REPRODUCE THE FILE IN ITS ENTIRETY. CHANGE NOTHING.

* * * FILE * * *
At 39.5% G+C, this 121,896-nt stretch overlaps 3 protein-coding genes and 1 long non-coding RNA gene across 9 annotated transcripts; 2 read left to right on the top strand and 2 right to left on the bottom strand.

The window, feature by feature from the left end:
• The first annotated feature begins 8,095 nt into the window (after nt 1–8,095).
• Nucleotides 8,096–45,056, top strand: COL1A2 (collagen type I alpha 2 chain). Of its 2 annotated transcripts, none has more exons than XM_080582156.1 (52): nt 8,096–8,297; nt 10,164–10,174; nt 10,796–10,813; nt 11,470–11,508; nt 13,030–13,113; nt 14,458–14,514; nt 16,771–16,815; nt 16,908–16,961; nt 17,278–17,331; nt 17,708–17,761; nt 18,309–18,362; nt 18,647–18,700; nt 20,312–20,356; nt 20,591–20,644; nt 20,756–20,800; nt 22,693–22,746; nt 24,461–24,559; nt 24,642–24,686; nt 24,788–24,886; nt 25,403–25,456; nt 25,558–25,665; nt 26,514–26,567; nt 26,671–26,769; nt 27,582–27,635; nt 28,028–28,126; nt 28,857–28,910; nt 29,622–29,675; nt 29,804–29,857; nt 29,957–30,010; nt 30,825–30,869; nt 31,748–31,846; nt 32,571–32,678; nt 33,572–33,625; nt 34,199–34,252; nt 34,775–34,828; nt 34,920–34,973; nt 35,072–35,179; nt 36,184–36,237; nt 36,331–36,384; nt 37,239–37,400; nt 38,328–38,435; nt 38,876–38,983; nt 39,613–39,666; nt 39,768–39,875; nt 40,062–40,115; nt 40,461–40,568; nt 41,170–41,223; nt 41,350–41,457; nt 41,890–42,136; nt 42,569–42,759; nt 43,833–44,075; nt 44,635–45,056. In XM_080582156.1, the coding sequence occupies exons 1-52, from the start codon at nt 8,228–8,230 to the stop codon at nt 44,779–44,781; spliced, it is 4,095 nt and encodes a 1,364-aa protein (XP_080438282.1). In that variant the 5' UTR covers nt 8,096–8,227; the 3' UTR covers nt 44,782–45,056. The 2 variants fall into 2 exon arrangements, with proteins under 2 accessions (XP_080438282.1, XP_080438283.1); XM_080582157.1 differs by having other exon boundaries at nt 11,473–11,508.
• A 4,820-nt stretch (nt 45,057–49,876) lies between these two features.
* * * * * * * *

At 39.5% G+C, this 121,896-nt stretch overlaps 3 protein-coding genes and 1 long non-coding RNA gene across 9 annotated transcripts; 2 read left to right on the top strand and 2 right to left on the bottom strand.

The window, feature by feature from the left end:
• The first annotated feature begins 8,095 nt into the window (after nt 1–8,095).
• Nucleotides 8,096–45,056, top strand: COL1A2 (collagen type I alpha 2 chain). Of its 2 annotated transcripts, none has more exons than XM_080582156.1 (52): nt 8,096–8,297; nt 10,164–10,174; nt 10,796–10,813; nt 11,470–11,508; nt 13,030–13,113; nt 14,458–14,514; nt 16,771–16,815; nt 16,908–16,961; nt 17,278–17,331; nt 17,708–17,761; nt 18,309–18,362; nt 18,647–18,700; nt 20,312–20,356; nt 20,591–20,644; nt 20,756–20,800; nt 22,693–22,746; nt 24,461–24,559; nt 24,642–24,686; nt 24,788–24,886; nt 25,403–25,456; nt 25,558–25,665; nt 26,514–26,567; nt 26,671–26,769; nt 27,582–27,635; nt 28,028–28,126; nt 28,857–28,910; nt 29,622–29,675; nt 29,804–29,857; nt 29,957–30,010; nt 30,825–30,869; nt 31,748–31,846; nt 32,571–32,678; nt 33,572–33,625; nt 34,199–34,252; nt 34,775–34,828; nt 34,920–34,973; nt 35,072–35,179; nt 36,184–36,237; nt 36,331–36,384; nt 37,239–37,400; nt 38,328–38,435; nt 38,876–38,983; nt 39,613–39,666; nt 39,768–39,875; nt 40,062–40,115; nt 40,461–40,568; nt 41,170–41,223; nt 41,350–41,457; nt 41,890–42,136; nt 42,569–42,759; nt 43,833–44,075; nt 44,635–45,056. In XM_080582156.1, the coding sequence occupies exons 1-52, from the start codon at nt 8,228–8,230 to the stop codon at nt 44,779–44,781; spliced, it is 4,095 nt and encodes a 1,364-aa protein (XP_080438282.1). In that variant the 5' UTR covers nt 8,096–8,227; the 3' UTR covers nt 44,782–45,056. The 2 variants fall into 2 exon arrangements, with proteins under 2 accessions (XP_080438282.1, XP_080438283.1); XM_080582157.1 differs by having other exon boundaries at nt 11,473–11,508.
• A 4,820-nt stretch (nt 45,057–49,876) lies between these two features.